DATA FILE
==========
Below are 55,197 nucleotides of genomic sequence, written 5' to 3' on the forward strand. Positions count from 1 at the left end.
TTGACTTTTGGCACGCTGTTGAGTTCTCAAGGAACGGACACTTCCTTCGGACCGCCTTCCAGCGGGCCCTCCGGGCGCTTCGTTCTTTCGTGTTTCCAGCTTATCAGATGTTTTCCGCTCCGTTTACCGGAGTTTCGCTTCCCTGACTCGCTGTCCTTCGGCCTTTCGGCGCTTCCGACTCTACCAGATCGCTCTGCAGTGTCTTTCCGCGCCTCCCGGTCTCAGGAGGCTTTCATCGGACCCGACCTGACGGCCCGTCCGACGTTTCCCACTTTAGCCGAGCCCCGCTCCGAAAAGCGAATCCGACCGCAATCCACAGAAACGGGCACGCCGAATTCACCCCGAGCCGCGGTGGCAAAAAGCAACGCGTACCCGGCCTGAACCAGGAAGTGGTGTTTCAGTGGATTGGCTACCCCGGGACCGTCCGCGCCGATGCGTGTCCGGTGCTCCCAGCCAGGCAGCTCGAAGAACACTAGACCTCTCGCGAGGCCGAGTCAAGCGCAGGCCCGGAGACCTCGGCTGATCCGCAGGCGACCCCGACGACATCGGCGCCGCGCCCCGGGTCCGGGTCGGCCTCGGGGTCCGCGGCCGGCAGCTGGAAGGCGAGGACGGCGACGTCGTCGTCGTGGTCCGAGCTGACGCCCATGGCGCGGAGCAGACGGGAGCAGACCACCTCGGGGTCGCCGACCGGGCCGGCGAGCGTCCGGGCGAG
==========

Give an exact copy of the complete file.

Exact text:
Below are 55,197 nucleotides of genomic sequence, written 5' to 3' on the forward strand. Positions count from 1 at the left end.
TTGACTTTTGGCACGCTGTTGAGTTCTCAAGGAACGGACACTTCCTTCGGACCGCCTTCCAGCGGGCCCTCCGGGCGCTTCGTTCTTTCGTGTTTCCAGCTTATCAGATGTTTTCCGCTCCGTTTACCGGAGTTTCGCTTCCCTGACTCGCTGTCCTTCGGCCTTTCGGCGCTTCCGACTCTACCAGATCGCTCTGCAGTGTCTTTCCGCGCCTCCCGGTCTCAGGAGGCTTTCATCGGACCCGACCTGACGGCCCGTCCGACGTTTCCCACTTTAGCCGAGCCCCGCTCCGAAAAGCGAATCCGACCGCAATCCACAGAAACGGGCACGCCGAATTCACCCCGAGCCGCGGTGGCAAAAAGCAACGCGTACCCGGCCTGAACCAGGAAGTGGTGTTTCAGTGGATTGGCTACCCCGGGACCGTCCGCGCCGATGCGTGTCCGGTGCTCCCAGCCAGGCAGCTCGAAGAACACTAGACCTCTCGCGAGGCCGAGTCAAGCGCAGGCCCGGAGACCTCGGCTGATCCGCAGGCGACCCCGACGACATCGGCGCCGCGCCCCGGGTCCGGGTCGGCCTCGGGGTCCGCGGCCGGCAGCTGGAAGGCGAGGACGGCGACGTCGTCGTCGTGGTCCGAGCTGACGCCCATGGCGCGGAGCAGACGGGAGCAGACCACCTCGGGGTCGCCGACCGGGCCGGCGAGCGTCCGGGCGAG